Americas Generators

Are You Prepared for a Summer Power Outage?

by 1. July 2015 10:08

Summer is finally approaching, after a long, cold winter. Temperatures will drastically climb, and the sun will make its presence known with its scorching rays. As a result, millions of Americans will be cranking up their air conditioning to counteract the heat. A substantially higher than normal consumption of electricity could overload the grids, resulting in summer power outages.

While sometimes a power outage only means a momentary electricity flickering, serious damage to power lines and the electrical grid can cause outages for days, or even weeks. The potential for power outages during the summer months has a number of possible negative repercussions, with both lives and property at risk.

Preparing for Summer Power Outages

It’s important that you’re prepared for summer power outages to mitigate the disastrous effects. The following measures help cushion the impact of a power outage:

1. Invest in a standby generator.

Generators can keep things running in the event of a power outage. Standby generators supply power to run essential appliances in homes or businesses. A typical generator provides at least 2,000 watts of power. That’s enough to keep your air conditioner, refrigerator, and maybe even a couple of other appliances running. Businesses require bigger generators than homes do.

2. Make a plan for food.

A major concern during power outages is how refrigerated or frozen food will fare for a few days’ or weeks’ worth of time. A freezer full of food should still be usable after 24 hours, as long as the doors of the freezer remain shut. After that, it might be risky. Keep coolers on hand so that in the event of an extended power outage, you can purchase ice and keep food frozen. Keeping a backyard grill or camp stove on hand is a good idea, especially if you have meat to eat up!

3. Keep emergency water on hand.

City dwellers may not experience an interruption in water supply during a power failure. On the other hand, those living outside of the city who get their water from wells will likely have problems drawing water when there is no electricity. Every family should have an emergency water supply in the event of a water shortage or disruption. It’s best to keep a gallon of water on hand for each person in your household. When you hear a severe weather warning announcement, be sure to stock up on more water.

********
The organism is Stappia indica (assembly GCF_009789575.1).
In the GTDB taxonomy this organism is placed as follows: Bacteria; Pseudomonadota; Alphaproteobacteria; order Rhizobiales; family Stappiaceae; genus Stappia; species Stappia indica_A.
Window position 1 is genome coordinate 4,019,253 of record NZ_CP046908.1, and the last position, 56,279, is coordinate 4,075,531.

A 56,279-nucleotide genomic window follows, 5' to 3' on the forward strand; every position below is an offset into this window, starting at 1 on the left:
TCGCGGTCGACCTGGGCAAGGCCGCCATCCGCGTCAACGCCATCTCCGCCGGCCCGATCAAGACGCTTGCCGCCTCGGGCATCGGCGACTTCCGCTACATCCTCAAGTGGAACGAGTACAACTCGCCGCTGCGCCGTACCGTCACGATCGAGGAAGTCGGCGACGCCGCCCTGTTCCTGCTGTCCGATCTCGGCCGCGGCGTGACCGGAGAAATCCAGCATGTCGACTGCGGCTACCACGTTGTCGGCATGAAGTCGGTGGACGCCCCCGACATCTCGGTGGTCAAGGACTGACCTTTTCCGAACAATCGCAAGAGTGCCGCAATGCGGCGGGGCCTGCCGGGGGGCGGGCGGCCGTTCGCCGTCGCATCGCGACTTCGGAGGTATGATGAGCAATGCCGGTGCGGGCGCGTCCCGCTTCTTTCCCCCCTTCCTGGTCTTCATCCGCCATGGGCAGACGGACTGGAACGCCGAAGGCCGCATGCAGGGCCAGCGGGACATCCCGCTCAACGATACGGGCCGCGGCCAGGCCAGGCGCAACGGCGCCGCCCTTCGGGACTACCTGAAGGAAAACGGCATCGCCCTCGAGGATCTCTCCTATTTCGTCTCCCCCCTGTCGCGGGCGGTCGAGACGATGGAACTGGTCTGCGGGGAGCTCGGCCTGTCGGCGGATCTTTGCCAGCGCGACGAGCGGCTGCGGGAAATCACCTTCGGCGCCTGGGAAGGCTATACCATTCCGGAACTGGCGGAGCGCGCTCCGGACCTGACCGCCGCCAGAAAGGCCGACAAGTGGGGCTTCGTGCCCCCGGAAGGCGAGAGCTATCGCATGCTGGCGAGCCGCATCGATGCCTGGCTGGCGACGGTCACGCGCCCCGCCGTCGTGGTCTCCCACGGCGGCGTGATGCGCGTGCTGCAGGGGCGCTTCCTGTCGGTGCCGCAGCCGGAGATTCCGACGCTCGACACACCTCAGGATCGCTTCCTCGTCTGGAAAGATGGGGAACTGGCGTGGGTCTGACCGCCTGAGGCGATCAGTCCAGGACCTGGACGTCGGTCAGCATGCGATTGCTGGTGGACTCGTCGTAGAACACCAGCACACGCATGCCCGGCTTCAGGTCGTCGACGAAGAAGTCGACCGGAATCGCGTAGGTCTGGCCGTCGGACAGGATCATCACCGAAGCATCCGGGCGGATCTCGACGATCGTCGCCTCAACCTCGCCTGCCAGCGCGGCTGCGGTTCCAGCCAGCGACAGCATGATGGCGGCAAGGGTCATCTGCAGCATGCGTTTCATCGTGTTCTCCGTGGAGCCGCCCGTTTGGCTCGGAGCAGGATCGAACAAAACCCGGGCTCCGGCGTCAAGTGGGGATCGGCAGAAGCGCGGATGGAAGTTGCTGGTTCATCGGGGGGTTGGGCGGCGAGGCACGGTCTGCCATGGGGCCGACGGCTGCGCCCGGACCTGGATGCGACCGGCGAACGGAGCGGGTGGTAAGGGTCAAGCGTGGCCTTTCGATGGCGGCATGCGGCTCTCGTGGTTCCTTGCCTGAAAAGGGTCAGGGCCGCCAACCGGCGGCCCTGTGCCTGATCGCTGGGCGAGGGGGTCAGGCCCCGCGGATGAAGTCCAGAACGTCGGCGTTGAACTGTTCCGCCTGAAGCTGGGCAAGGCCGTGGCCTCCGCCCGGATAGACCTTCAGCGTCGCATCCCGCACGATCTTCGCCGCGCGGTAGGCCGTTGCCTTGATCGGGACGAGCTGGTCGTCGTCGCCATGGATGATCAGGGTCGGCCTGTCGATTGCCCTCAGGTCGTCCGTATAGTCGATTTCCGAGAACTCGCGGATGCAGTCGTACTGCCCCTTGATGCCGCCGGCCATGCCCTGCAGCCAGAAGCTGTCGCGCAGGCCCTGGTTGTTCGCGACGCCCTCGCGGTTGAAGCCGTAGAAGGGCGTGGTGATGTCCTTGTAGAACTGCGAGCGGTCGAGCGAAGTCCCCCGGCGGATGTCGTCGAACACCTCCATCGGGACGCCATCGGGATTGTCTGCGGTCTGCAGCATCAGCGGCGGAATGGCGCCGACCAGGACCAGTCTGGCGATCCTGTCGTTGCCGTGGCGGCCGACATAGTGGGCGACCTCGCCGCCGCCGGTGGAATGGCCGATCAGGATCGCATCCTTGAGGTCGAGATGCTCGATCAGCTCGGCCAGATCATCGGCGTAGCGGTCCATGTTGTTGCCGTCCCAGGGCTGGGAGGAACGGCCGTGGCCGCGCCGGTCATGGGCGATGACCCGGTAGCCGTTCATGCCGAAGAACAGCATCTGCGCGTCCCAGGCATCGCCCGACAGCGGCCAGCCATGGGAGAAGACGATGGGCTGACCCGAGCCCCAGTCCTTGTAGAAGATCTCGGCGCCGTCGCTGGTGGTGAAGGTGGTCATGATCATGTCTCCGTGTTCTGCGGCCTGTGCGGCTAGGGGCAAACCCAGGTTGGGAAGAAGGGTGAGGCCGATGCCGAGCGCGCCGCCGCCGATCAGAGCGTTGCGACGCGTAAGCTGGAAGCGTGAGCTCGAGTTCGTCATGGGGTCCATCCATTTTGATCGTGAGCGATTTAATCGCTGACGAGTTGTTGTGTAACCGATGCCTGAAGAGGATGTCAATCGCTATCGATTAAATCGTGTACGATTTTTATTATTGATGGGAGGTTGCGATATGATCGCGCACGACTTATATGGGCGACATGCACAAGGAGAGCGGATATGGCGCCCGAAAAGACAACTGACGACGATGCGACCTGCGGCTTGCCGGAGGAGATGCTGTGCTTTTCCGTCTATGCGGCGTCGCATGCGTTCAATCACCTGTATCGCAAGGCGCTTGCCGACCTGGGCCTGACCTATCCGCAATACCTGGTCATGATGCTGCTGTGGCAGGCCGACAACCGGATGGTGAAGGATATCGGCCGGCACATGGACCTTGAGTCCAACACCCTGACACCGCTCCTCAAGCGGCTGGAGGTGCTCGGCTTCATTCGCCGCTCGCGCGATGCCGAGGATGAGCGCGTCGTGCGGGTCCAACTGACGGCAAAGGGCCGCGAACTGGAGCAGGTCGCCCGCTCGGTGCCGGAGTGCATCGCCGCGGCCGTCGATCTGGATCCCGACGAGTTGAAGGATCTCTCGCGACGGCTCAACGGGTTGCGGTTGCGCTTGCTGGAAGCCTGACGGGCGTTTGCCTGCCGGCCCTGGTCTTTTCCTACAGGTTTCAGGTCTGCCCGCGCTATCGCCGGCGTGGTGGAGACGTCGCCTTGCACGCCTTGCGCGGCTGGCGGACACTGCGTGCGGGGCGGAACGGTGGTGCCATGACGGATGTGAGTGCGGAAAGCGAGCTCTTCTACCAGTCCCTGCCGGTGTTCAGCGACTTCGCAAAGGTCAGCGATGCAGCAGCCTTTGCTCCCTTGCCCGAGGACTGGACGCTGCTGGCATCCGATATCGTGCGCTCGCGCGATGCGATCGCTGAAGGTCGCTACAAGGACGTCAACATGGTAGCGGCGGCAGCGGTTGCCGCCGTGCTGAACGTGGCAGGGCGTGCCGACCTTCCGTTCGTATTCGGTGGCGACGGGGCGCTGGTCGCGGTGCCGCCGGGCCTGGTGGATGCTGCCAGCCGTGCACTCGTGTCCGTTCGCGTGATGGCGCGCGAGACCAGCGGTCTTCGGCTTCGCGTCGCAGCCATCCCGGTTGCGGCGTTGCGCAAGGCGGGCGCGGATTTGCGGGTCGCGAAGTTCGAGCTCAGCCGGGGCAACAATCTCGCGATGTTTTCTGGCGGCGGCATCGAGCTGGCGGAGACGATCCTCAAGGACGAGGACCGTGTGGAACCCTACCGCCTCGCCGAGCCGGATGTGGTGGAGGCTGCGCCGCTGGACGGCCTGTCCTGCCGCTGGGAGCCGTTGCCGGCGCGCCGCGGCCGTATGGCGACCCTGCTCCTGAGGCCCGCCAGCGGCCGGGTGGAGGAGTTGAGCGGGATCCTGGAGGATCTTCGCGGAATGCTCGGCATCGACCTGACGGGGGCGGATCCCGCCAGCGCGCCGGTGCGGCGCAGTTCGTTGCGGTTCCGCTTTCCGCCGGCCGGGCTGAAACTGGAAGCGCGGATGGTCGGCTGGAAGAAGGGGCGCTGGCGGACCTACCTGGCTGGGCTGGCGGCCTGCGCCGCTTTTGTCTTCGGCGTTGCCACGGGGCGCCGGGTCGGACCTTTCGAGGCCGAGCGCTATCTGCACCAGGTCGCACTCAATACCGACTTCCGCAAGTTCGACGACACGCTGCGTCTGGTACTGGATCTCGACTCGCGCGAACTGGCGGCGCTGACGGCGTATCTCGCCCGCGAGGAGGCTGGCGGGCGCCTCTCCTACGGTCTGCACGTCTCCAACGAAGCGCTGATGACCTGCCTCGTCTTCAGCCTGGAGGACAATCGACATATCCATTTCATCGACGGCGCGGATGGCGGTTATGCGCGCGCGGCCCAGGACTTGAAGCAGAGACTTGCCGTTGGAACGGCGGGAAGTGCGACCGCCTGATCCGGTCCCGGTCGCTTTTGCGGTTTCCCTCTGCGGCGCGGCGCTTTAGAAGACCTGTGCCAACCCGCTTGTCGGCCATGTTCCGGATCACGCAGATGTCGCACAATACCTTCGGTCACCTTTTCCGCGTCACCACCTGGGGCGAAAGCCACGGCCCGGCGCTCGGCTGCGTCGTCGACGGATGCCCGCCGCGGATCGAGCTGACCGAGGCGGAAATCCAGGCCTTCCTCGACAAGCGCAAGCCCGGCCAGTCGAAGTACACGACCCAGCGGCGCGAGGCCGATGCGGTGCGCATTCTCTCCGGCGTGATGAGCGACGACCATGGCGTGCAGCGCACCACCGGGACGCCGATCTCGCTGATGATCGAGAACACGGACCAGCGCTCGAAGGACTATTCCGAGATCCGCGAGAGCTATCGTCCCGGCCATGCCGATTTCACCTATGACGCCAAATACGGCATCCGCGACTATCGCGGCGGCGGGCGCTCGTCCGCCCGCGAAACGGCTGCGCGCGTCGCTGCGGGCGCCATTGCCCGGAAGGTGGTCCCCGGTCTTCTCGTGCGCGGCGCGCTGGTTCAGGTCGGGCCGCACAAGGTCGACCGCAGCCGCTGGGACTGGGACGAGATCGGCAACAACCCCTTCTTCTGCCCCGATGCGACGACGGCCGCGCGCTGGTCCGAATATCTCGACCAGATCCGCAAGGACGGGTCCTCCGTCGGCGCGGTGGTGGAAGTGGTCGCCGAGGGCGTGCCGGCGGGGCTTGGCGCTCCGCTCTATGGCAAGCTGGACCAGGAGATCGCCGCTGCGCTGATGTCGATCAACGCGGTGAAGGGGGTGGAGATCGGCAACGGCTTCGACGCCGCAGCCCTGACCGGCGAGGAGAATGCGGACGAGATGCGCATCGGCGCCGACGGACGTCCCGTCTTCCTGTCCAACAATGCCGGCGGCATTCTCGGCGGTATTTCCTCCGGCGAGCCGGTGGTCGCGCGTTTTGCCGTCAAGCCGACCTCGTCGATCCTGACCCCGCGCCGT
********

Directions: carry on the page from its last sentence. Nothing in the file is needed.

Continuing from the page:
Keep Your Diesel Generator Running During Summer Outages

An emergency diesel generator is a great investment for backup during a summer power outage. Whether the blackout is for a day or two weeks, a standby generator will keep you safe and comfortable.

Make sure that your standby diesel generator has been installed and wired properly before using it. If improperly installed, the generator may cause hazardous conditions for the utility supplier’s employees working to restore power. Your generator could also be damaged when the power is restored if a double throw disconnect is not properly installed and utilized.

For a smooth transition between the utility power and your backup diesel generator, install a transfer switch. The switch transfers the power source from the commercial power supply company to the local generator. Transfer switches are the only recognized safe alternative for connecting an electrical load to the generator for an entire house or business. They are available in manual and automatic forms with a wide range of amp options to match your emergency diesel generator.

Having an additional fuel tank for your standby diesel generator is a great accessory. Whether it is base-mounted or remote, extra fuel tanks provide an excellent way of storage for those needing a longer generator run-time without having to refuel. A backup fuel tank can also be a lifesaver during large storms when fuel supplies become scarce due to the increasing demand. Make sure that your fuel tank meets UL 142 guidelines and requirements to prevent precipitation, debris and other elements from entering the tank or affecting the tank’s exterior.

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